A psychologist might figure it out, but I can't. That's not to say that I disregard values of chastity or wholesomeness. It's simply to say that given the circumstances of Tim's facing the almost certain possibility of being sent to Vietnam and given the fact that we each had stated our commitment to each other, the conflict might not needed to have existed. It's not as if this was before the 1950's when the birth control pill was not disseminated. The dangers of pregnancy could have been avoided, so that was not the reticence. It's not that our parents or even our priest would have advised us to abstain from sex before marriage. As the months of letters go on, a conversation with our parish priest will reveal a different philosophy. But sometimes the conflict that rages inside of idealistic and impressionable young people is more intense than even society would impose on them. For me personally, there was the struggle between the values of my upbringing as represented by the girl on the left in the picture above and the values of a freer, more honest expression of oneself as the young woman on the right displays. These were conflicts that faced all baby boomers of the 60's. Old ideas came crashing head long with new ways of viewing the world. Certain periods of history are like that. After all, this was the "dawning of the "Age of Aquarius:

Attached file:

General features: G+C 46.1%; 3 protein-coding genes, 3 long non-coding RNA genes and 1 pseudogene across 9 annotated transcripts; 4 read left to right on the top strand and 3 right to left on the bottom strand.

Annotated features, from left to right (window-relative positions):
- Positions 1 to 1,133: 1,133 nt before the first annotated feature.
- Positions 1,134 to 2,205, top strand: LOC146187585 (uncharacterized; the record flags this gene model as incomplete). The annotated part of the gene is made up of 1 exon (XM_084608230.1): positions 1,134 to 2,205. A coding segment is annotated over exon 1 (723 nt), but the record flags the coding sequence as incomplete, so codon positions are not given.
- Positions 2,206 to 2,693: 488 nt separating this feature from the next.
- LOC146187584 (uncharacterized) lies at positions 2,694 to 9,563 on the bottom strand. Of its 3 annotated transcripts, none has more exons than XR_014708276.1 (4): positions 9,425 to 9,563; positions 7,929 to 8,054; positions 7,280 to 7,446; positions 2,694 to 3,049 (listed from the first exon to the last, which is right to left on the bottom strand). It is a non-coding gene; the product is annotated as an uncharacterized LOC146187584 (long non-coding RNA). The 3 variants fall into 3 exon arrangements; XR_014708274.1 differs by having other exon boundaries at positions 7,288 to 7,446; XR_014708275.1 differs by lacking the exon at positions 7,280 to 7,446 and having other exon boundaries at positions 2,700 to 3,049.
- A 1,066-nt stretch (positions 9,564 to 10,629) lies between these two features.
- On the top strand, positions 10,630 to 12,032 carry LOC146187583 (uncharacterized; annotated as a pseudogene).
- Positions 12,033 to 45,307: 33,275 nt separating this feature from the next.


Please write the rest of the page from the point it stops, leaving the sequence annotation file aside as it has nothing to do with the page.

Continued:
Harmony and understanding
Sympathy and trust abounding
No more falsehoods or derisions
Golden living dreams of visions
Mystic crystal revelation
And the mind's true liberation
8 October, 1969
Well, I'm back at Fort Gordon again. I can't tell you how the trip was because after I left you there on Packard Avenue until I reached the Augusta airport, I lost all contact with my environment. Only the harsh reality of Ft. Gordon made me aware of my surroundings.
I turned what was to be a happy time into a time of anguish. You know what, Kate? I thought something like that might happen, and I prayed to God to give me the strength to not bring us to the point of so much temptation. Did He forsake me, or did I forsake myself?